lark

I am proud to call myself a feminist and I’m not afraid to speak up when I find something to be sexist or otherwise wrong. I have tried to teach the members of my family that they can be feminists too or, at least, to work of their misogyny, both internal and external. The issue with this is, however, that many of the older people in my family (50+ years of age) refuse to believe that they can change. It is difficult to show people that they can unlearn the teachings from their youth, should they have enough patience to listen to the people who are speaking out. But instead, they are not willing. And while I’m not okay with this, I would rather they remain silent on issues than what they typically do. Their go to method of talking about feminism and sexism is, usually, to say their controversial opinions loudly and with joviality. They say things they know I will argue with them against, because I’m not willing to stay quiet in these cases, and when I do speak up to argue with them, they are instantly shutting me down, telling me to stop “being so angry” and that it’s “only a joke”. For me, it’s not “only a joke”. By doing this, they are reinforcing the idea that women are meant to be silent and should she speak out on anything, she is being “disruptive” and “a bitch”. Riling up women around them until they speak out against their disgusting words and then telling them that they cannot have an emotional reaction to it further perpetrates the myth that all women are hysterical and emotional. It’s not okay. And this blatant sexism is disgusting.

Kay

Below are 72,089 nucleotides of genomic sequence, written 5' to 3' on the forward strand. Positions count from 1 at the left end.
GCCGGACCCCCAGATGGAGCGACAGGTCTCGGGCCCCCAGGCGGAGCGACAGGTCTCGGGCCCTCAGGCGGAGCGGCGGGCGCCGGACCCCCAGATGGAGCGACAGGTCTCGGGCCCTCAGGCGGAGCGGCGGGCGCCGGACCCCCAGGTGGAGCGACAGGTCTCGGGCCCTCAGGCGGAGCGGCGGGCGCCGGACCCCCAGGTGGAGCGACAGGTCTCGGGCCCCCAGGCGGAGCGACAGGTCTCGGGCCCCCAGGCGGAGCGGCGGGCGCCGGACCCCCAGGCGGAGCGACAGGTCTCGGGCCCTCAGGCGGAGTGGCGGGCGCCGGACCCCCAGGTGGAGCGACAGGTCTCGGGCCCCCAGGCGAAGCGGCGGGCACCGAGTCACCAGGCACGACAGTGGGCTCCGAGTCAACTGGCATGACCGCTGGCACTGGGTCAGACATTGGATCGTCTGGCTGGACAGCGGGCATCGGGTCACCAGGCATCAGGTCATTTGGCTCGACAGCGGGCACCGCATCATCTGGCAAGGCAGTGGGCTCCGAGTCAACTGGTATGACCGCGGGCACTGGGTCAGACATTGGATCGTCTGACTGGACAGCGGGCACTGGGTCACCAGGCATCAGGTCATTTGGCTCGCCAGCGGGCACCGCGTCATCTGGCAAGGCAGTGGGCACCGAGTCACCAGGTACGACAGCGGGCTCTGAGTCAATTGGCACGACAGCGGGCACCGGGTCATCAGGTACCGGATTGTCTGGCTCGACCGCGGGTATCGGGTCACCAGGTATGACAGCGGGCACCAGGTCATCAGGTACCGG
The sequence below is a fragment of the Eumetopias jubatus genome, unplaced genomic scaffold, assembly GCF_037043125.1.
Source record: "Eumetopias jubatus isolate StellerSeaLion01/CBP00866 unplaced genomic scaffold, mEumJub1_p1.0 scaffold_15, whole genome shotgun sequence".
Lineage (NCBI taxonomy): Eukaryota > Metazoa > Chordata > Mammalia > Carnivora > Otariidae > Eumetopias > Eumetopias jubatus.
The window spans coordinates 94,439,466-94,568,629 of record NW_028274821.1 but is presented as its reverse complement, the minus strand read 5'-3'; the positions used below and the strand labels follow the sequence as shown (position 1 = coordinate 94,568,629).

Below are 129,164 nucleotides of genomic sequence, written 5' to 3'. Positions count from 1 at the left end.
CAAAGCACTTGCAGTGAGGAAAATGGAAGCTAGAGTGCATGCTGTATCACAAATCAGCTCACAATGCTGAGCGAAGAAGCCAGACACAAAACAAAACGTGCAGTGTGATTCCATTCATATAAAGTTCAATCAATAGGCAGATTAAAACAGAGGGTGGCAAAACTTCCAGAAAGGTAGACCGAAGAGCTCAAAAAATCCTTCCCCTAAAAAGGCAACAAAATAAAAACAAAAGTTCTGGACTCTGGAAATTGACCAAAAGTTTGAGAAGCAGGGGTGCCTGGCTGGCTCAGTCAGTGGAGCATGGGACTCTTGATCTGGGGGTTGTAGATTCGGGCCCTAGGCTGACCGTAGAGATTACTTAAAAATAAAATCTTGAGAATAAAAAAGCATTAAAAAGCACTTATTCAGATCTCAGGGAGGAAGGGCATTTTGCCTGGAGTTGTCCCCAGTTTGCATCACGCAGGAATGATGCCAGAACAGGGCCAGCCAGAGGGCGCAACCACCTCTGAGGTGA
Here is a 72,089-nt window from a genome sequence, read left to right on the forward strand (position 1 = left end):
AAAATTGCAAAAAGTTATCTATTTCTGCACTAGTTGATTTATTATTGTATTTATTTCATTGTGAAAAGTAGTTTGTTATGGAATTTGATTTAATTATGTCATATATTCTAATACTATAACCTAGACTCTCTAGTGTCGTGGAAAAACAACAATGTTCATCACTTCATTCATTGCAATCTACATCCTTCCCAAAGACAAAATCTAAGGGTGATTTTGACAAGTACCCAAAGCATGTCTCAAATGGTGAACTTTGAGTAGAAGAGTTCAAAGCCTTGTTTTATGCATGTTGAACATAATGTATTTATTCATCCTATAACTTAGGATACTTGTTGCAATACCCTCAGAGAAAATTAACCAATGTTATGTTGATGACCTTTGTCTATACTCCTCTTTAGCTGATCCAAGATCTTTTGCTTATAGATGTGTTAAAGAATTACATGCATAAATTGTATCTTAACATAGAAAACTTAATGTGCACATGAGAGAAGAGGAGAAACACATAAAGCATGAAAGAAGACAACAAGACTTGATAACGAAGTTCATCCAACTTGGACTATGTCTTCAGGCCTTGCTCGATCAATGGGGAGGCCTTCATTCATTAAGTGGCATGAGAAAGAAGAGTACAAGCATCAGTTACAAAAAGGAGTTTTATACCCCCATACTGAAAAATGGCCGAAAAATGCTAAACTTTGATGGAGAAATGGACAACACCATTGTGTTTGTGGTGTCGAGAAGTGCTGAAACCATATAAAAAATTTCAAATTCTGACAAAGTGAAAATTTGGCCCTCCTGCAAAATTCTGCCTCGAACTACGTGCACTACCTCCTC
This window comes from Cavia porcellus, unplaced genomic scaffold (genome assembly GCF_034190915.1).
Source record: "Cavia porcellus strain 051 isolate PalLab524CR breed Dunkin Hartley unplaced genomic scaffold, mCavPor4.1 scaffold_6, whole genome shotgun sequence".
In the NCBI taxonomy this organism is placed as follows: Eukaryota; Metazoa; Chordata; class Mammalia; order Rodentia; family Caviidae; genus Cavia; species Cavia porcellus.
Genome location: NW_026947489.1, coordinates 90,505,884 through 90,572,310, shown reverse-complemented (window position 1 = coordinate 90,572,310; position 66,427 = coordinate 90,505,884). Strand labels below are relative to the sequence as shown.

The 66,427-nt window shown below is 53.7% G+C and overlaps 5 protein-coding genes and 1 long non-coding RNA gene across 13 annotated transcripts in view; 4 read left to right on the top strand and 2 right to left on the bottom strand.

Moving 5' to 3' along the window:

Hi, I just wanted to list a few things that have happened to me because I am a woman, things that have happened to me throughout my life. -Age 10 to now, I fear to get off the school bus and walking home because of the number of times I have been catcalled. I am afraid the catcalls will turn into something more. Age 8, I was sleeping at my cousin’s house and instead of hanging out with him, playing games and talking, his mother made me fold their laundry because it was the only thing I was good for. I remember crying as I folded their clothes. -Age 11, as I got off the bus, I dropped my water bottle. I bent to pick it up and a boy two years older than me told me if I wanted him to have sex with him, I could just ask, not flaunt my figure. I remember telling my friend, and her just laughing it off because that’s just what happens. -Age 13, I was looking at a doll because it was my favorite Disney character. It was on the bottom shelf, so I had to bend to look at it. A man walked behind me and whistled. My dad was in shock, but I held him back before he could hurt the man that did it; I didn’t want to cause trouble. I remember questioning why I held my father back, why I valued his safety even after I was objectified by him. -Age 14, a boy asked me if I liked his friend. When I said no, he called me a filthy lesbian and that had to be the only reason I didn’t like him. I wasn’t out at school at the time and this certainly pushed me further in the closet. I remember thinking that maybe me being a lesbian did make me dirty, unnatural. -Age 14, my first girlfriend sexually assaulted me. When I reported her, she begged me not to because it could ruin her life, her volleyball career, she even told me it was triggering her depression. A mutual friend of ours told me I was making too big of a deal out of it and that I should just drop it. I remember being told that it wasn’t a big deal because it was another girl, not a guy. -Age 14, I was visiting my friend at the pool where she worked. Her co-worker asked us to kiss each other because he thought it was hot. I remember wanting to cry because even though he did not know I was gay, I knew that I would be labeled as just a sexual fantasy to men. -Age 14, at my cousin’s graduation, a grandparent of another student was looking at my chest, thighs, and butt. When I finally made eye contact with him and glared, he just laughed and winked at me. I remember crying in the car and putting on my dad’s jacket that swallowed my figure whole. -Age 15, I was told that because of the way I presented (short hair, feminine button-ups), I would never find a husband, or have a good job. I remember being angry that this person thought they had the right to tell me how I should present myself because of their values, their views. Not mine. -Age 15, I realized that everything I had been taught, my internalized misogyny and internalized homophobia, was a direct product on how society functioned. That women were useless, only meant to be around for sex and run the house chores. And I realized that that was a load of bull. If a woman decides she wants to be a sex worker, if she wants to be a housewife, if she wants to go to college and get a doctorate, no matter what, she is deserving of respect. She deserves to have the courage to speak up, not hide away. And it’s about time that society focuses on the newer generation of girls to make sure they don’t grow up as we did. I’m still 15, and I will strive to live to see the day where women aren’t afraid to report simply because their voice is not seen as valuable.